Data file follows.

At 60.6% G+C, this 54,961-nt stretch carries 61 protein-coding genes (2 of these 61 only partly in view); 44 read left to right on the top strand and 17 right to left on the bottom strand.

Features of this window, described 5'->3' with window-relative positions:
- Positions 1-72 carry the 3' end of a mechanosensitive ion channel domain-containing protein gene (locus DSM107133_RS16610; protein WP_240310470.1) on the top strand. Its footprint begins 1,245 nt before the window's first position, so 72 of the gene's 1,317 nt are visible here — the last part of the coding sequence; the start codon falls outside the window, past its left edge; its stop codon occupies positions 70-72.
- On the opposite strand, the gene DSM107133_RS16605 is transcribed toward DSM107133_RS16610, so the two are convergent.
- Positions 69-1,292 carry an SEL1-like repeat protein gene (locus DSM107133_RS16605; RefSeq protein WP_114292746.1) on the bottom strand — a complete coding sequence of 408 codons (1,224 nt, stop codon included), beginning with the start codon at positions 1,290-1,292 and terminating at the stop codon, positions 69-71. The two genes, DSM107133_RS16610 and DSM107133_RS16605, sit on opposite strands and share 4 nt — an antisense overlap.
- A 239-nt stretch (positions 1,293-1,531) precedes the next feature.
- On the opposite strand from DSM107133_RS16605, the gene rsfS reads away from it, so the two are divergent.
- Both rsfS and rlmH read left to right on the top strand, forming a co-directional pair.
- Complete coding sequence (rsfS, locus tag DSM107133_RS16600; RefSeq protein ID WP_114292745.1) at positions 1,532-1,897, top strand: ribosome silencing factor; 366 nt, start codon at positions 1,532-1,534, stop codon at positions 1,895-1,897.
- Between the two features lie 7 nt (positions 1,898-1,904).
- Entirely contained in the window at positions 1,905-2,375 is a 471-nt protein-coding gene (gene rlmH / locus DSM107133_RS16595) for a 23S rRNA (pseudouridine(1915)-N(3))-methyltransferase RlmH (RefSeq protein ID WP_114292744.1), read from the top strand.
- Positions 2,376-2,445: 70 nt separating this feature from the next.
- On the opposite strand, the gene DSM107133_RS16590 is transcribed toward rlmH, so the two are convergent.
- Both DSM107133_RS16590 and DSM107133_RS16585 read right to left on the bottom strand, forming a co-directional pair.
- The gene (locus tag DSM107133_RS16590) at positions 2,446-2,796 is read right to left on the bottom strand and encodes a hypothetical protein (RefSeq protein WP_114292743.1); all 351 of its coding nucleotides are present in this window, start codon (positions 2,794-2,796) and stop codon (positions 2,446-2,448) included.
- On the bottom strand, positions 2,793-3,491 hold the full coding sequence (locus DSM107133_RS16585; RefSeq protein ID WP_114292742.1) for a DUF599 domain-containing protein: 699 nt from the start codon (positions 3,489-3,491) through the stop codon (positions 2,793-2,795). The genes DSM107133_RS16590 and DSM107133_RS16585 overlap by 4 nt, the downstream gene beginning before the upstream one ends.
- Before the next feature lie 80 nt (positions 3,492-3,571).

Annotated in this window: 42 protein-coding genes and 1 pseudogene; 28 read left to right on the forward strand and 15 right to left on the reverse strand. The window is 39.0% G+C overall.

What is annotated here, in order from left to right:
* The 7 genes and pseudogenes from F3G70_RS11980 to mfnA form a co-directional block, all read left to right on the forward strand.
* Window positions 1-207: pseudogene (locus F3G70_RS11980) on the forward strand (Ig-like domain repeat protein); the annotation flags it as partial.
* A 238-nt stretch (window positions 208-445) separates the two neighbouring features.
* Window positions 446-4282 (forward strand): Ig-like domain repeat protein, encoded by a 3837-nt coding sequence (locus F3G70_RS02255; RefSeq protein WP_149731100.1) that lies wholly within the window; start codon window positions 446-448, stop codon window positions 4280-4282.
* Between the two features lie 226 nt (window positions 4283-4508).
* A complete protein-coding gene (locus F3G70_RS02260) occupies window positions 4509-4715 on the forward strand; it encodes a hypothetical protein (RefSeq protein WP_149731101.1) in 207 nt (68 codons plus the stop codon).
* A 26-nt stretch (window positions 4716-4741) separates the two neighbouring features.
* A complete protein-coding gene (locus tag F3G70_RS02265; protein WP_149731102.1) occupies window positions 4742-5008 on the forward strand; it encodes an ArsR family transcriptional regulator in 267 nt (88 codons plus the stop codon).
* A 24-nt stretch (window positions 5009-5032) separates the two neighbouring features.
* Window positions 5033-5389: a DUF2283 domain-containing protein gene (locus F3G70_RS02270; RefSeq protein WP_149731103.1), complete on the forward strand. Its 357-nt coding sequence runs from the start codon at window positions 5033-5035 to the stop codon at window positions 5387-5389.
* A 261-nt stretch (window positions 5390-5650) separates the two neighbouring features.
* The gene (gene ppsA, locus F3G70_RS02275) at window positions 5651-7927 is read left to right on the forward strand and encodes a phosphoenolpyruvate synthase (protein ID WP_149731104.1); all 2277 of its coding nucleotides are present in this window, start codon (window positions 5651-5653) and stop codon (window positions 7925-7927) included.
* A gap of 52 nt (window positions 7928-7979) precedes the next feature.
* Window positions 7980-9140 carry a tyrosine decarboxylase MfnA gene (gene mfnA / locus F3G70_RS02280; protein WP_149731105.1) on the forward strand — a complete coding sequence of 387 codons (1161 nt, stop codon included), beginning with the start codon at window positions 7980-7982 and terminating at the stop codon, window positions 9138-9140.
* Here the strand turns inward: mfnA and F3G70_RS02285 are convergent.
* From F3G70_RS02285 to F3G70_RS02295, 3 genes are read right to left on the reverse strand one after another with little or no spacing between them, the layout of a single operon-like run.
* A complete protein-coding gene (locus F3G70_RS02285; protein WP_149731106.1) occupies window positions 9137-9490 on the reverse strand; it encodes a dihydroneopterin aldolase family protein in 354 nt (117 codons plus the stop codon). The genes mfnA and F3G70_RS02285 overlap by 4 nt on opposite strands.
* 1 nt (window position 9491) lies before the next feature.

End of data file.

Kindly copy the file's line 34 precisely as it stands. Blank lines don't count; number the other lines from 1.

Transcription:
* Here the strand turns inward: mfnA and F3G70_RS02285 are convergent.